The San Man

img_2589.jpgBy Suzanne Pekow

On Harry Nespoli’s first morning on the job as a refuse collector for the New York City Department of Sanitation, he received an unwelcome surprise. After lifting a 55-gallon drum and heaving its contents into the back of his truck, a wet mass came spewing back out of the truck’s motorized hopper, soaking him head to toe in dead pigeons, blood and water. When Nespoli came home later that day he told his wife, “I’m not going to last.”

It was 1970 when Nespoli became a sanitation worker. He had been a pretty good college football player in Kansas and had considered bouncing around a semi-professional league for a couple of years to try his luck, but times were tough. A recession was on, and the 25-year-old Nespoli had recently married, moved back to New York, and was expecting a baby. The job as a “san man” would give him a steady paycheck, health coverage for his family, and a guaranteed retirement pension among other benefits. He was a tough guy, he reasoned. He could take it, and he did.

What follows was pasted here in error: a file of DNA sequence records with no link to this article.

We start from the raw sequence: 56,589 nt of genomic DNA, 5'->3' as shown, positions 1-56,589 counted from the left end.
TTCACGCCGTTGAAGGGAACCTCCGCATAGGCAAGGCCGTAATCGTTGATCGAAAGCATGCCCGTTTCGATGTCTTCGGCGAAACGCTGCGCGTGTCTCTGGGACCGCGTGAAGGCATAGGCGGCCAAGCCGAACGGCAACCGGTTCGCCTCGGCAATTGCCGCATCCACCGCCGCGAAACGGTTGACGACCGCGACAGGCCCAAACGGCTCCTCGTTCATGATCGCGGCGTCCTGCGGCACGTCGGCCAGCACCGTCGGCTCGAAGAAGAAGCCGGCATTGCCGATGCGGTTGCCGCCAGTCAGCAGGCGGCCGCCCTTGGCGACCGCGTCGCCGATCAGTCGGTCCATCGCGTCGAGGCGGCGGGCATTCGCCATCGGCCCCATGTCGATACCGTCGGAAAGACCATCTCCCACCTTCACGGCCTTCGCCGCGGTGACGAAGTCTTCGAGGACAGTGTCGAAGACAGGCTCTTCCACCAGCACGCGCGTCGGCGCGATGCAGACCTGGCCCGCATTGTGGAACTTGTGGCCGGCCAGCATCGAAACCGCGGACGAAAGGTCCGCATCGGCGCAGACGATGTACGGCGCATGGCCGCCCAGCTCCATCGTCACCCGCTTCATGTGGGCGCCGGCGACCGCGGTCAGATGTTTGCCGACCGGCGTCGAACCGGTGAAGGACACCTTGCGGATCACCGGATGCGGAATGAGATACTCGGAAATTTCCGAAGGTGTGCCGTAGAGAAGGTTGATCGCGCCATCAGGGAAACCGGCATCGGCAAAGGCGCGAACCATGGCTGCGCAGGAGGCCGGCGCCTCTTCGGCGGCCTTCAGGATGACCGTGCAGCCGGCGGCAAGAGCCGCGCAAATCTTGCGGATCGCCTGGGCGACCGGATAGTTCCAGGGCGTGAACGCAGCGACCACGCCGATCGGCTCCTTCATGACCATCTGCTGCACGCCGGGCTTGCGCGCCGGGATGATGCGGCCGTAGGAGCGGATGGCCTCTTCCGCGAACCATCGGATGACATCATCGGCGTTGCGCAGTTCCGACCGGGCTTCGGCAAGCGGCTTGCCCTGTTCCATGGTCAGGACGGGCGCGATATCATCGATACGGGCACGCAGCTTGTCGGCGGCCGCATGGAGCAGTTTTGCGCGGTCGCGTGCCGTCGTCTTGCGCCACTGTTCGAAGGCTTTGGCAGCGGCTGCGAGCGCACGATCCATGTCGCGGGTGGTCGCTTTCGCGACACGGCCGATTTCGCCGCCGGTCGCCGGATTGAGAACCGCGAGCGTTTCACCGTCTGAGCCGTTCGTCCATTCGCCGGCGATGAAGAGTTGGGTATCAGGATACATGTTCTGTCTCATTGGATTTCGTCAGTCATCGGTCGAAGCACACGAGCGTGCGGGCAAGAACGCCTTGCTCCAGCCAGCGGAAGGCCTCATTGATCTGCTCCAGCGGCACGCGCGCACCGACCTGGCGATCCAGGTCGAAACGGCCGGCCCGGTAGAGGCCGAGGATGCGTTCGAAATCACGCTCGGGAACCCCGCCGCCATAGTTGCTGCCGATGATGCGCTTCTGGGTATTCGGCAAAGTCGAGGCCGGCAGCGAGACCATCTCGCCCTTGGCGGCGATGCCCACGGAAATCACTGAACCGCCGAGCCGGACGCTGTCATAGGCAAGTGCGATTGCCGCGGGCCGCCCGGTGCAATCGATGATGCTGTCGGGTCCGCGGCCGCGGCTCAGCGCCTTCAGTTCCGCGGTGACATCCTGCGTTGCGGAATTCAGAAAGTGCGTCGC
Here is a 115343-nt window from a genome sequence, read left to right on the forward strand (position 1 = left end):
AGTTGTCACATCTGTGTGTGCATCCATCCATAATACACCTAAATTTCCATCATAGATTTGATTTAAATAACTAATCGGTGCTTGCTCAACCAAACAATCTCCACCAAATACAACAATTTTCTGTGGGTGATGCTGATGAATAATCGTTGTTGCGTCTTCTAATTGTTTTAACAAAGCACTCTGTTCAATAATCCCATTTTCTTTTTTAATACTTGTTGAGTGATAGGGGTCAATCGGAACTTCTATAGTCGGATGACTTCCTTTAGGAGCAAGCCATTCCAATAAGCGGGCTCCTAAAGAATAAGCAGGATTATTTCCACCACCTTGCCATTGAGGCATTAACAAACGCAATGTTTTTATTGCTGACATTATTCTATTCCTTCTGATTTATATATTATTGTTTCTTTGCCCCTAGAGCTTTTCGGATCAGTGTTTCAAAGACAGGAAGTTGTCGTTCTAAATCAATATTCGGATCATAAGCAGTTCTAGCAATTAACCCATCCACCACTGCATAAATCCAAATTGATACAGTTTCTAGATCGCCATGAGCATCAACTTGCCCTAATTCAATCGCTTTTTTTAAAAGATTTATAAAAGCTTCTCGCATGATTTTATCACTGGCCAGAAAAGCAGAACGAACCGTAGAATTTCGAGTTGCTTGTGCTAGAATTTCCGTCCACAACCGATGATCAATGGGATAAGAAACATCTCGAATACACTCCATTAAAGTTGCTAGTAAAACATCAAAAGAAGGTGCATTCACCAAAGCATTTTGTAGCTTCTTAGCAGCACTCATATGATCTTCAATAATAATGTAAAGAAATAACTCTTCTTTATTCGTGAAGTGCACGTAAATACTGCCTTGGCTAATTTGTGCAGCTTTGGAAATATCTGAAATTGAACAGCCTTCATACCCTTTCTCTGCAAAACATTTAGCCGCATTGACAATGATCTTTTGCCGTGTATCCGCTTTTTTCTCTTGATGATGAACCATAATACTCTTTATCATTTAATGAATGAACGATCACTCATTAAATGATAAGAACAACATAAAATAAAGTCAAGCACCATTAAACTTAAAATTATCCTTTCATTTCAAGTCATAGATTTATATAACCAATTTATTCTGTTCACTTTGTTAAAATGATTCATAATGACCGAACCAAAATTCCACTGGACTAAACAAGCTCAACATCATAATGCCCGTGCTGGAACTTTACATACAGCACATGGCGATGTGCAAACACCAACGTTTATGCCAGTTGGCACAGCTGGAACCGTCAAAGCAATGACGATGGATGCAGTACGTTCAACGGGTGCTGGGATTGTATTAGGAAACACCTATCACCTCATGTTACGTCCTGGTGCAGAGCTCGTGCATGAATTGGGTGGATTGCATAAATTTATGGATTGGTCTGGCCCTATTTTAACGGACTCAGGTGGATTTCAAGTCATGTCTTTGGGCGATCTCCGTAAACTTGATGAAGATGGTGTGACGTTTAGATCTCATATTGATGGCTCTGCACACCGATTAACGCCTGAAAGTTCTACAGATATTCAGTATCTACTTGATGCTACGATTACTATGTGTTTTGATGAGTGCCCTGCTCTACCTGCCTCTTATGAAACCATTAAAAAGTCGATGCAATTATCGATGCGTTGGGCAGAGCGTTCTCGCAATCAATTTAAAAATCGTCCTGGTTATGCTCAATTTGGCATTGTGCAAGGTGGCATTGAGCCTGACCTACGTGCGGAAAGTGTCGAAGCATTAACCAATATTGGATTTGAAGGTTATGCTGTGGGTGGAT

Nespoli worked ten years as a refuse collector before he was appointed vice president, and eventually president, of the International Brotherhood of Teamsters Local 831: The Uniformed Sanitationmen’s Association, where he is today.

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